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New Landmark Study Finds the Missing Piece to Successful Beginning Reading Instruction

By Richard Gentry
 | Jul 06, 2017

Invented WritingOver the last two decades, thousands of exemplary kindergarten and first-grade teachers have found a pathway to reading success by encouraging and supporting invented spelling—a child’s self-directed and often spontaneous attempts to represent words in print. Teachers can analyze invented spelling, or “kid writing,” to monitor progress in reading, spelling, phonics, and making meaning. Invented spelling provides a footprint of what’s happening in the child’s brain as he or she moves from lower developmental phases to higher, more sophisticated phases on his or her individual journey to breaking the English code.  

A 2017 research study by two Canadian cognitive psychologists, Gene Ouellette and Monique Sénéchal, demonstrated a causal connection between invented spelling and reading success. The study determined that children who invented spelling from the beginning became better conventional spellers. Ouellette and Sénéchal also found invented spelling to be even more effective than phonemic awareness instruction or alphabet instruction alone. A newly released book entitled Kid Writing in the 21st Century (Feldgus, Cardonick, & Gentry, 2017) shows how this research supports best classroom practice and outlines the five basic steps to kid writing:

  • 1. Drawing: Have kids draw their story or draw their information in a quick sketch.
  • 2. Kid writing: Encourage children to write their story or information however they choose—from scribbling in Phase 0 to spelling sounds in chunks of phonics or syllable patterns. Everyday writing helps beginning writers build an internal dictionary of correct spellings while they joyfully engage in authentic writing for their own purposes. There are no worksheets. Letter of the week is abandoned. Kid writing becomes a powerful vehicle for data collection and monitoring progress.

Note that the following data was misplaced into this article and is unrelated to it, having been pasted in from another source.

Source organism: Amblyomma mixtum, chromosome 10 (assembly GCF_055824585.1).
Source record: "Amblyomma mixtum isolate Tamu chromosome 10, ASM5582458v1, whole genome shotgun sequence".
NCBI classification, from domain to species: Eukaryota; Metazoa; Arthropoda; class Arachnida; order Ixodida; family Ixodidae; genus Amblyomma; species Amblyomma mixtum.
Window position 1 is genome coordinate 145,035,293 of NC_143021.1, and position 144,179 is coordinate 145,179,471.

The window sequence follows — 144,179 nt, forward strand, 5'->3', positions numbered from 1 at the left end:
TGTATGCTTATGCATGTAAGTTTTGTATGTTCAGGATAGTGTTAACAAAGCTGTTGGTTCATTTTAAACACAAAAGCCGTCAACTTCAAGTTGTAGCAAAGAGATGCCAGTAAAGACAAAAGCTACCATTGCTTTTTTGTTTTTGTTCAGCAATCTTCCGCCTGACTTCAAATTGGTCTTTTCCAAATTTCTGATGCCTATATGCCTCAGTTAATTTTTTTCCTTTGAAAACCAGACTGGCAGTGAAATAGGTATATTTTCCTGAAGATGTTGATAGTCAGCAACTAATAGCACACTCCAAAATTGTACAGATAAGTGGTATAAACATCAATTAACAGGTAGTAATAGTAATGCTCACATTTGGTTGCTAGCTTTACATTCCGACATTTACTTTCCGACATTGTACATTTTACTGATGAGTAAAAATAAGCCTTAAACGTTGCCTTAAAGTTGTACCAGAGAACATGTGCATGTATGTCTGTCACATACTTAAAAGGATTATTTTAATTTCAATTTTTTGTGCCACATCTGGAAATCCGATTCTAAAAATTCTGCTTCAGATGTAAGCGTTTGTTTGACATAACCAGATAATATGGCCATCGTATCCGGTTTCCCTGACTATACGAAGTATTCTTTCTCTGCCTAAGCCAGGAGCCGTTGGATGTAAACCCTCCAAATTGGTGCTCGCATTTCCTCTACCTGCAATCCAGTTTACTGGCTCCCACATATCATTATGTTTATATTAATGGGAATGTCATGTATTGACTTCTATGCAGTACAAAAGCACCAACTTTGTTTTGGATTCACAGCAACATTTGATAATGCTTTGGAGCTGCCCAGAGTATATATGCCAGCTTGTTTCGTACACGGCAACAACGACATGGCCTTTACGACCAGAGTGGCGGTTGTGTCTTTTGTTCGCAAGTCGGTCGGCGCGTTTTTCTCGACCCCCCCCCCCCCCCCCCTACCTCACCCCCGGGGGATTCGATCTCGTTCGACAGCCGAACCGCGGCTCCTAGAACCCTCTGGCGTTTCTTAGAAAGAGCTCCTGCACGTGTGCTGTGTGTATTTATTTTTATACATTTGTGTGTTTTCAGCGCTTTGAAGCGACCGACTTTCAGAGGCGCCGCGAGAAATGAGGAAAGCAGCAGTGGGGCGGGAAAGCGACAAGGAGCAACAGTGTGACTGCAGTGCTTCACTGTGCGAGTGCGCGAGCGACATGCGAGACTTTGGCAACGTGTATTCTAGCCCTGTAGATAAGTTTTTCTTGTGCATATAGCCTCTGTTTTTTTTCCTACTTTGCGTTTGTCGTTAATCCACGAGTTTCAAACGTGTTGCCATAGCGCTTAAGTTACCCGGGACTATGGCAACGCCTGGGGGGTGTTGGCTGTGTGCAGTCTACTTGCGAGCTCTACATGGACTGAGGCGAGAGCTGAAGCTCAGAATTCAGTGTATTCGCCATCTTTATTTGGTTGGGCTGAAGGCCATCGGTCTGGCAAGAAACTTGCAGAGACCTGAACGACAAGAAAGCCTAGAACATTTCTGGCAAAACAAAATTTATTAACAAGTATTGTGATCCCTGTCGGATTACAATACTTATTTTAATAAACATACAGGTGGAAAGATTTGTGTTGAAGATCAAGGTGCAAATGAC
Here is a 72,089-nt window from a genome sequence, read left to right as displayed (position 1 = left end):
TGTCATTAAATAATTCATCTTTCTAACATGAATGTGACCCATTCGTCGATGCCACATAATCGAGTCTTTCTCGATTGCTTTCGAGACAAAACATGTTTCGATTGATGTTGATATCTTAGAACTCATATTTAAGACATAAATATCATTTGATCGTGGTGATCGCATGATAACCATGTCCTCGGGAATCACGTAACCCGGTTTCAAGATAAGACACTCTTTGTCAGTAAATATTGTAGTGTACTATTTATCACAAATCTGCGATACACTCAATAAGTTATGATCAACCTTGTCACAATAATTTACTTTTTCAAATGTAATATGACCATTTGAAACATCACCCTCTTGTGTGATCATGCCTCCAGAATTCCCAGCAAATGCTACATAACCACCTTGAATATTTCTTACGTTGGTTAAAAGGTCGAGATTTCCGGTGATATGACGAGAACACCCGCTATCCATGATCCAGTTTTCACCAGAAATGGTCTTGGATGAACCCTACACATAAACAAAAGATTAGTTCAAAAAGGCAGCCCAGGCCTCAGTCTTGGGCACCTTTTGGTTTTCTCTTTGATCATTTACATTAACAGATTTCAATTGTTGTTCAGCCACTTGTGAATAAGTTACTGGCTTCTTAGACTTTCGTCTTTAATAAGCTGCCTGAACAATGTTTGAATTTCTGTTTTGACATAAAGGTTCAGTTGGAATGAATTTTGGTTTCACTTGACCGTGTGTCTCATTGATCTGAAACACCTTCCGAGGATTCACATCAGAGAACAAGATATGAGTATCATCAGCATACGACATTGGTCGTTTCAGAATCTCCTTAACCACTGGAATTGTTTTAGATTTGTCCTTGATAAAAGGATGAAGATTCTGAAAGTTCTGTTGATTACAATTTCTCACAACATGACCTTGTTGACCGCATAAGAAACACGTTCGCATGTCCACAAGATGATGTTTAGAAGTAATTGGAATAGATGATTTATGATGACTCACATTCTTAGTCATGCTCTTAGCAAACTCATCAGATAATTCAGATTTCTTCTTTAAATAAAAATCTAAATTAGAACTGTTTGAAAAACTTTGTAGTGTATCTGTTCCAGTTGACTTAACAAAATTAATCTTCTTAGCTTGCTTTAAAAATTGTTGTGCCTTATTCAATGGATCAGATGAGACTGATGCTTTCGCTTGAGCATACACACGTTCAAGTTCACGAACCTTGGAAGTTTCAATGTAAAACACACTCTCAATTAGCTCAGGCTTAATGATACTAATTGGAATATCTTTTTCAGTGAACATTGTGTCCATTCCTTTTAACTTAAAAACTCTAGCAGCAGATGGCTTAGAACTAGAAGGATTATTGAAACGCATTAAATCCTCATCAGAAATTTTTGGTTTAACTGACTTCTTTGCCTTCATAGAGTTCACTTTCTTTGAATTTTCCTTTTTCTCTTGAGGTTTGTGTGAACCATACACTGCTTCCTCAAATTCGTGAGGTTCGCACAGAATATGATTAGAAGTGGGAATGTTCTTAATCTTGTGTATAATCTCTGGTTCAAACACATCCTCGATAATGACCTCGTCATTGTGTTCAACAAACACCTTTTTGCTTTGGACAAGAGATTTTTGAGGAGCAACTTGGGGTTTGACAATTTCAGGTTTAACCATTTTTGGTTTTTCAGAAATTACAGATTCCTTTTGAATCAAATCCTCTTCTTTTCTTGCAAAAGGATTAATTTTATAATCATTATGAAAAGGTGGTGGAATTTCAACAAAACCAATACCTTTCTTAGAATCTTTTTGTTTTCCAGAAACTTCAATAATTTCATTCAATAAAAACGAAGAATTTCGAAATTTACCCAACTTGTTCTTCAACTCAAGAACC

• 3. Teacher publishing for reading and rereading: The child reads and rereads his or her story or information from a teacher-published conventional model often attached below the kid writing. Having the child read back his or her own writing in conventional English integrates the child’s invented spelling into a meaningful reading and fluency lesson. This model is a good fit for writing workshop with emphasis on social interaction.
  • 4. Focused mini-lessons: Mini-lessons are used in whole group, small group, and individual conferences based on children’s needs.
  • 5. Sharing: Includes quick shares and publication for motivation and success.

So which came first—the chicken or the egg? Was it research that came first in the researchers’ landmark discovery or was it best practice? In this case, exemplary beginning literacy teachers followed early educational research and through collaboration and sharing discovered best practice two decades before cognitive psychologists and neuroscientists. In Ouellette and Sénéchal’s words, these practices provided “a unique predictor of growth in early reading skills, over and above children’s alphabet knowledge and phonological awareness.”

Richard Gentry

J. Richard Gentry, Ph.D., is an internationally acclaimed author, researcher, and educational consultant known for his groundbreaking work in early literacy, spelling, and dyslexia. He has authored sixteen books, two textbook series, and numerous journal and magazine articles. Gentry currently blogs for Psychology Today. His latest book co-authored with Eileen Feldgus and Isabell Cardonick is Kid Writing in the 21st Century: A Systematic Approach to Phonics, Spelling, and Writing Workshop (Hameray Publishing Group, 2017).

Richard Gentry will present a hands-on workshop entitled “Best 21st Century Practices for Kid Writing in Kindergarten and First Grade" at the ILA 2017 Conference & Exhibits on Sunday, July 16.
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